Barnard was chosen for the Phase I project because of its proximity to the central office and its large number of unserved users. Pre-registrations topped 90% before the project started. Phase II, to build out the rest of the town of Barnard, is in the planning stages, with an informational meeting set for Thursday night at 7PM at the Barnard Town Hall.

Posted August 19, 2011 by christopher

The East Central Vermont Fiber-to-the-Home network is officially connecting people. This has been a fascinating project to watch, though undoubtedly frustrating from the thousands of people who just want a fast, affordable, and reliable connection to the Internet (though any one of the three would be an improvement for them).

They started trying to finance the network when the markets weren't interested in even lending water to Jesus. They seemed a lock for stimulus funding but that money instead when to a wireless project. The state begged them to apply for Vermont Telecom Authority broadband funds and then slammed the door when they complied. All in the shadow of Burlington Telecom. So they did what they now say they should have done from the start: financed it themselves.

They organized and came up with $1 million locally to start the project. In July, they announced Barnard Vermont would get connected first.

And now they are starting to turn those connections on. And regularly updating their blog, something I love to see! As of yesterday, they had 7 beta connections going and were planning to add 2 more. 3 in 4 of those asked if they want drops installed have already said yes.

We look forward to tracking their progress.

Posted August 9, 2011 by christopher

Very good news continues to come from Wired West. From a press release:

August 13th will be a historic occasion for many Western Massachusetts towns, as they form a joint cooperative to build and operate a state-of-the-art telecommunications network for residents and businesses. Founding member towns have traditionally been unserved or underserved by existing broadband providers. The new Cooperative, called WiredWest, will create a community-owned network offering high quality internet, phone and television services to member towns.

Today, most WiredWest towns have only partial coverage from limited-bandwidth broadband technologies. WiredWest's goal is not only to create fair access to broadband for all member town residents, but also to provide very high-quality services on a reliable, state-of-the-art network that will meet the escalating bandwidth requirements of businesses and home owners, and provide enough capacity for many decades.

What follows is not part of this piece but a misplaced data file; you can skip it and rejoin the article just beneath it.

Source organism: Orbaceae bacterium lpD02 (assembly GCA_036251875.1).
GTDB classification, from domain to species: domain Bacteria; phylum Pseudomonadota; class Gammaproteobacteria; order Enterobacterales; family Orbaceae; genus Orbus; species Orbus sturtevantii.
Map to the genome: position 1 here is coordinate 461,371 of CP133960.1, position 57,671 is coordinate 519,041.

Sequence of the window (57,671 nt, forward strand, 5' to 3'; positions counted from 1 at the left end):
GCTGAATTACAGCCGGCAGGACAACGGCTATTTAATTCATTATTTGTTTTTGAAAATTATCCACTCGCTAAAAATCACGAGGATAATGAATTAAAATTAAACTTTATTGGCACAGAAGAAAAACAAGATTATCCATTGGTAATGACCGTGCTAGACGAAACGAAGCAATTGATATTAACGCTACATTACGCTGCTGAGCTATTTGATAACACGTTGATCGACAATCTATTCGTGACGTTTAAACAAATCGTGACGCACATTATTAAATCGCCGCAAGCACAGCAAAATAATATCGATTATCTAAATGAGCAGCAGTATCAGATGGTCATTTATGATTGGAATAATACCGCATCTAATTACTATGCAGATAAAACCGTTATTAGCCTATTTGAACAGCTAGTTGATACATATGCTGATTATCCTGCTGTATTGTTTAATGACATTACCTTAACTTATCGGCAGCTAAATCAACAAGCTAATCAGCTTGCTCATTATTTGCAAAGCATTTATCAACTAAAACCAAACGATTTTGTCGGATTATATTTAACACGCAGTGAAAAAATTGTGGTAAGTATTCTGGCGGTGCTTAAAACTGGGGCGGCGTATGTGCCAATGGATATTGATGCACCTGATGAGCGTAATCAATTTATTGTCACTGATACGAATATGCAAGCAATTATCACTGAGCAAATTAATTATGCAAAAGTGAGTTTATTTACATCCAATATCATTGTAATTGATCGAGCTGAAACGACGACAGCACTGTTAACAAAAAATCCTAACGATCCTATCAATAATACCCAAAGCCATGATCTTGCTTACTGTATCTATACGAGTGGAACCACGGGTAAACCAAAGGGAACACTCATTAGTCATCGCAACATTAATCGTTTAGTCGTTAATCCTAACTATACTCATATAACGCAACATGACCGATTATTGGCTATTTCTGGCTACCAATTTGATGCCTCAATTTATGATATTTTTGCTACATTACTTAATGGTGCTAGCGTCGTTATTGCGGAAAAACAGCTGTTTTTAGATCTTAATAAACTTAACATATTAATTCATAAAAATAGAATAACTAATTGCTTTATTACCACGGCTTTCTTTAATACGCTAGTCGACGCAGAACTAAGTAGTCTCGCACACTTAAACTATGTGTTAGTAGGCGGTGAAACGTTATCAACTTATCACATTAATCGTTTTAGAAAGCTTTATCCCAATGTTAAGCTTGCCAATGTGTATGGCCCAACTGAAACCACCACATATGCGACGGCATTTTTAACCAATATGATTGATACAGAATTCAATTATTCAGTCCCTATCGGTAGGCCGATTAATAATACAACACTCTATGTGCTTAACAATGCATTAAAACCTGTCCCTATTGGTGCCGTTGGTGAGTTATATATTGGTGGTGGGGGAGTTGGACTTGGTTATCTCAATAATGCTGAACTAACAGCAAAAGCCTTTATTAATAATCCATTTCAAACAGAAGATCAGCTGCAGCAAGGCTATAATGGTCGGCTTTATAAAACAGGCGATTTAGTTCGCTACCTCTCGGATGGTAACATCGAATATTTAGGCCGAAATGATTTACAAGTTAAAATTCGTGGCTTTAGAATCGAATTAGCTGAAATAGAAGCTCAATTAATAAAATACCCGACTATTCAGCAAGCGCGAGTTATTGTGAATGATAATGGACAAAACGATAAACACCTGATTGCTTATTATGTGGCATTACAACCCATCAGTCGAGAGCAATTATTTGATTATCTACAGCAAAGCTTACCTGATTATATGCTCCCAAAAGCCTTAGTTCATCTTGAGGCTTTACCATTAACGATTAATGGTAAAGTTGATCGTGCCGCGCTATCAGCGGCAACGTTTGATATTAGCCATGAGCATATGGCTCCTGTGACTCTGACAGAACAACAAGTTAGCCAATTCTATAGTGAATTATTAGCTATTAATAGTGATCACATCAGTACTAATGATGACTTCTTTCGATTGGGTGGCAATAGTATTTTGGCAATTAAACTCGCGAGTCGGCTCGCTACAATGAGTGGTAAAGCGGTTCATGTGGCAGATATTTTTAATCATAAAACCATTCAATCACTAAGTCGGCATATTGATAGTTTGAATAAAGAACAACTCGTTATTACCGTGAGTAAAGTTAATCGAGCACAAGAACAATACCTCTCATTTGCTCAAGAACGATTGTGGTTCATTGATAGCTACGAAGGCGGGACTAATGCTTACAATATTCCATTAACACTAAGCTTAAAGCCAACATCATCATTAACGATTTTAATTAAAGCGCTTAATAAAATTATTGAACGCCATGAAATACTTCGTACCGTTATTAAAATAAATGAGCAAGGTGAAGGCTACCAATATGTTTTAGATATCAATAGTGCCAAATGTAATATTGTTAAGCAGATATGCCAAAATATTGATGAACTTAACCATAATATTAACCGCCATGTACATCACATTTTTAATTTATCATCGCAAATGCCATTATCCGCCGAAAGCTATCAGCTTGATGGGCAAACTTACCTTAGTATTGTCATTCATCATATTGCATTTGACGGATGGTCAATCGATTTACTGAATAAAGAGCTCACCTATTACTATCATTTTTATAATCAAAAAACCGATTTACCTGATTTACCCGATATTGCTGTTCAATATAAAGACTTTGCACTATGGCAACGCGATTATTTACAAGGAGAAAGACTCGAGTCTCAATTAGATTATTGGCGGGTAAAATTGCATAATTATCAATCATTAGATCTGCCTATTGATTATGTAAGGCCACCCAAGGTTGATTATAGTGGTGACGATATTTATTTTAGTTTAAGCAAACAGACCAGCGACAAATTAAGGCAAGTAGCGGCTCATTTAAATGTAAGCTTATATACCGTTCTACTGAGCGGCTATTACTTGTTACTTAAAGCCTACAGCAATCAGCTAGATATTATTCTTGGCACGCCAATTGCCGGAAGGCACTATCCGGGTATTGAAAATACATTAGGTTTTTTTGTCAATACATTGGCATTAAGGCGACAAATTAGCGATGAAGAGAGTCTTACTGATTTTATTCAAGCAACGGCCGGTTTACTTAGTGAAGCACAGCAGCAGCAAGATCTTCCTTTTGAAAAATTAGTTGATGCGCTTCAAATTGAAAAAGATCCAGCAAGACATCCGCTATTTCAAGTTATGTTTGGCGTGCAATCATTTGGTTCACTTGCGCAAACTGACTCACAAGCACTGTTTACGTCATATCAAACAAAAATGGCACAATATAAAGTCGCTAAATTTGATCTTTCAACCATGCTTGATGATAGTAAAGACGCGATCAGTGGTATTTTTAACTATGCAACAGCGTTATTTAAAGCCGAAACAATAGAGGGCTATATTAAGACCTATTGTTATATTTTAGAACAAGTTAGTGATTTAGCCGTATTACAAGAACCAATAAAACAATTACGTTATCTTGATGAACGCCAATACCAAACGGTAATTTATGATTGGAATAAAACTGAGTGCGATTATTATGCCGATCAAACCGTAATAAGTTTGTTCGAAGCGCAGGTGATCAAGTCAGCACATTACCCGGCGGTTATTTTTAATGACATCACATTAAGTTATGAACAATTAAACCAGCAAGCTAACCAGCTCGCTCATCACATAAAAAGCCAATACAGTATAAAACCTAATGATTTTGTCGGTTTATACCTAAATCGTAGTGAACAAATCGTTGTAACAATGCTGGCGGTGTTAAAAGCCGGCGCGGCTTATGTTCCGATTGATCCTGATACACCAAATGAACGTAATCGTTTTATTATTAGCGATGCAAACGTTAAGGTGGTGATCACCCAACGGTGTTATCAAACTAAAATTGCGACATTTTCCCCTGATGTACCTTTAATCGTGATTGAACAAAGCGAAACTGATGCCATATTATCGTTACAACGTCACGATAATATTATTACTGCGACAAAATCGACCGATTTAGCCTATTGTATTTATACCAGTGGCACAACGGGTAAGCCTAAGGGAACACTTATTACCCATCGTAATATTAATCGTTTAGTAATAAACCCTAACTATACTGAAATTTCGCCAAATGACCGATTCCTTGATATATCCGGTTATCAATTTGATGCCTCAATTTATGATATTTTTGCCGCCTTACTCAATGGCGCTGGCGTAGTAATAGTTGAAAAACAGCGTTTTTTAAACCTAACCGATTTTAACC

The proposed WiredWest network will connect to the Massachusetts Broadband Institute's middle-mile fiber-optic infrastructure to create a robust network from end to end.

Twenty-three Western Massachusetts towns have taken the necessary steps to join the WiredWest co-operative by passing votes in two consecutive town meetings. Seventeen additional towns are in the process of voting and are expected to join the Cooperative over the next year. A map of WiredWest towns and their progress can be viewed on the WiredWest website.

The WiredWest Cooperative is utilizing "Municipal Light Plant" legislation, initially drafted in 1906, when rural towns faced a similar crisis of access to fundamental services from a lack of electricity. In 1996, the provision of telecommunications services was added to the statute, which enables municipalities to build and operate broadband services in the Commonwealth.

The leadership team and working groups are focused on finalizing a business plan, putting financing together and early network planning. The group recently received a $50,000 planning grant from the Massachusetts Broadband Institute, and has also raised additional funding from local businesses and individuals to assist with start-up requirements.

The incorporation will take place in Cummington, a town in the geographic center of WiredWest's territory.

Posted July 23, 2011 by christopher